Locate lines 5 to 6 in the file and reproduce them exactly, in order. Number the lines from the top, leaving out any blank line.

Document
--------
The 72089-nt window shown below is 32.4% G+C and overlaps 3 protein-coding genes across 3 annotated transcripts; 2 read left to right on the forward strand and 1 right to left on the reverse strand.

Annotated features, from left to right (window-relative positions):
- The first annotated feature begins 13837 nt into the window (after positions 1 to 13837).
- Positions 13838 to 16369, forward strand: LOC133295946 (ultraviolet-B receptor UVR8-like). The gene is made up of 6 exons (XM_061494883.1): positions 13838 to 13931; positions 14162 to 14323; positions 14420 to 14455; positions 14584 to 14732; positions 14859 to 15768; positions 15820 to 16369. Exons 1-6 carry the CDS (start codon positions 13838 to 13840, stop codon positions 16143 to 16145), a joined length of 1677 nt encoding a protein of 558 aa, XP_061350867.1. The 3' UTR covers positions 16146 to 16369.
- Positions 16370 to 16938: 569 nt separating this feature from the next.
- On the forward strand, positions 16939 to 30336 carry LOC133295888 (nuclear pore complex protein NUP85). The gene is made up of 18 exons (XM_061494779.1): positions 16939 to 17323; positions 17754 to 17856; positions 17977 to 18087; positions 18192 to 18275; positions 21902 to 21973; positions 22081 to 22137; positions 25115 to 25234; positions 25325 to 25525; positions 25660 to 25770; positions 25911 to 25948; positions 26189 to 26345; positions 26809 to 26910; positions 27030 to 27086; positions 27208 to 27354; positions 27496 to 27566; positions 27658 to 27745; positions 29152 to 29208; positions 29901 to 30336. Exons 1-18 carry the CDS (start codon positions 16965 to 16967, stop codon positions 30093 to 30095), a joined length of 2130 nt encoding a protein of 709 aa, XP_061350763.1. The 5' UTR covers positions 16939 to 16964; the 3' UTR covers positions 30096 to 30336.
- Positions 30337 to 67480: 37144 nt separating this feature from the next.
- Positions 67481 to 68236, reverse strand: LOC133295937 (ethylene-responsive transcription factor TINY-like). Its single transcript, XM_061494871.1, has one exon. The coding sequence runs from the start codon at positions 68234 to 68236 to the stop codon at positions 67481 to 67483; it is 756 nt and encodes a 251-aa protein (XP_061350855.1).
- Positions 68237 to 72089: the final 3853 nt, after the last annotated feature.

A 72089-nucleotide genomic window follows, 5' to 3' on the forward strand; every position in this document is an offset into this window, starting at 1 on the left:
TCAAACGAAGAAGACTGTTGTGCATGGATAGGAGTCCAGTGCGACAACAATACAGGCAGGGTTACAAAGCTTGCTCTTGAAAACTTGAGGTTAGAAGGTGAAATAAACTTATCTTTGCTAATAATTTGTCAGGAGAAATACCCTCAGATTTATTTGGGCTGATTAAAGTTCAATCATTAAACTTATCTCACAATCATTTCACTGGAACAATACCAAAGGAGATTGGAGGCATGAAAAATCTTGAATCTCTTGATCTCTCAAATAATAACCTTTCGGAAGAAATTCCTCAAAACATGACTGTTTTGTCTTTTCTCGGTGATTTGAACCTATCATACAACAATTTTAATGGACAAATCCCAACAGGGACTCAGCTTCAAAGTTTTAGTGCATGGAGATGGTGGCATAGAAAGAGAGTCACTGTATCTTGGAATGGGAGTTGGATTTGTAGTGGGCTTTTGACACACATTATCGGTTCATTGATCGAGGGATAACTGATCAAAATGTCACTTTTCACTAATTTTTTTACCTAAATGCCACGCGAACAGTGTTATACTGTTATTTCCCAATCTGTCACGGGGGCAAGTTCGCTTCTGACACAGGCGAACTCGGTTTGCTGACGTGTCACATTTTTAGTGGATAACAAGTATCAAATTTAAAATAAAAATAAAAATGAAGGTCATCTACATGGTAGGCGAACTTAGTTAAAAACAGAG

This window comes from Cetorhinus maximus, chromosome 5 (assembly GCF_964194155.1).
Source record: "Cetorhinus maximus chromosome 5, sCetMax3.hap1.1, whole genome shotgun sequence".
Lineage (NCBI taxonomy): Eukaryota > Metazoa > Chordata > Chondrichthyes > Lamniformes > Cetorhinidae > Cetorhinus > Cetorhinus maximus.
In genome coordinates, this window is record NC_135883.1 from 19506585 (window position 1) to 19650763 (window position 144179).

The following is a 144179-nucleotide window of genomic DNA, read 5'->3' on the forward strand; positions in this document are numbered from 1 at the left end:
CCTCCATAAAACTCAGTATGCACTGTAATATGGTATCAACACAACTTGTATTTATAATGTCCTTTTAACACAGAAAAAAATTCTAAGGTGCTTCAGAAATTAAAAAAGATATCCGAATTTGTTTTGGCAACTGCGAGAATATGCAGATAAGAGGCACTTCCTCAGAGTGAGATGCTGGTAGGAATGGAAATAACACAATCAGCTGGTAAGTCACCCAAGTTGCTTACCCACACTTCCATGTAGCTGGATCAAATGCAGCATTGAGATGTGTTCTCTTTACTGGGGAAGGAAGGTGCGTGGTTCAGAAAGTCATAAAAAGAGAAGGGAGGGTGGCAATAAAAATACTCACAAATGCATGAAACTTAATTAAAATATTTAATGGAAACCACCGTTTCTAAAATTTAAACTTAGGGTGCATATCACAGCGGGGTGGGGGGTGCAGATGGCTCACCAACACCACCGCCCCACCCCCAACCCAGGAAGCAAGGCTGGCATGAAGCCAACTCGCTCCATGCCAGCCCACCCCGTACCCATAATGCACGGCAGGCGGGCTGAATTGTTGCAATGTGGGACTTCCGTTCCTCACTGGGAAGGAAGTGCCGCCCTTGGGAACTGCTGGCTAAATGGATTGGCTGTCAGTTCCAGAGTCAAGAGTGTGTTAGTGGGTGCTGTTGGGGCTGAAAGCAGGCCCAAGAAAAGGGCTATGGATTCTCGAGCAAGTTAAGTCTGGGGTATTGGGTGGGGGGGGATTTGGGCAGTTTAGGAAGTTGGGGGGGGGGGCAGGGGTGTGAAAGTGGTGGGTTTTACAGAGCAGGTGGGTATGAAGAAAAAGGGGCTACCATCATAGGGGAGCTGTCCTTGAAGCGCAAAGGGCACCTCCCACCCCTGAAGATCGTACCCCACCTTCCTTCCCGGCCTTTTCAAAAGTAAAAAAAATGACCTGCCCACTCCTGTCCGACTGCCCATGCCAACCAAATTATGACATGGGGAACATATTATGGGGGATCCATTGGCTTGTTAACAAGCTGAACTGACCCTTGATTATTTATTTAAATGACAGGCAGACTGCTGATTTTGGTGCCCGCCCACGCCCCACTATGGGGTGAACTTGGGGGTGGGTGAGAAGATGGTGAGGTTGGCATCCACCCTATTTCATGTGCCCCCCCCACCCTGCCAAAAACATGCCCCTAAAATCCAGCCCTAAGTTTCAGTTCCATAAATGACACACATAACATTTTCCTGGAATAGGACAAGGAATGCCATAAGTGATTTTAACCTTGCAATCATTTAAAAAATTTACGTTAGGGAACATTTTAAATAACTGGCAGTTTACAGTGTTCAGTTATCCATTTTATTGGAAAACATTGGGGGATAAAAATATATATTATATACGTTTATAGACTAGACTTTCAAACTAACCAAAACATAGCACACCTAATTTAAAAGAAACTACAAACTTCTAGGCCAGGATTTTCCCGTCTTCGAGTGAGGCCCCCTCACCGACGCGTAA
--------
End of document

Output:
- Positions 16370 to 16938: 569 nt separating this feature from the next.
- On the forward strand, positions 16939 to 30336 carry LOC133295888 (nuclear pore complex protein NUP85). The gene is made up of 18 exons (XM_061494779.1): positions 16939 to 17323; positions 17754 to 17856; positions 17977 to 18087; positions 18192 to 18275; positions 21902 to 21973; positions 22081 to 22137; positions 25115 to 25234; positions 25325 to 25525; positions 25660 to 25770; positions 25911 to 25948; positions 26189 to 26345; positions 26809 to 26910; positions 27030 to 27086; positions 27208 to 27354; positions 27496 to 27566; positions 27658 to 27745; positions 29152 to 29208; positions 29901 to 30336. Exons 1-18 carry the CDS (start codon positions 16965 to 16967, stop codon positions 30093 to 30095), a joined length of 2130 nt encoding a protein of 709 aa, XP_061350763.1. The 5' UTR covers positions 16939 to 16964; the 3' UTR covers positions 30096 to 30336.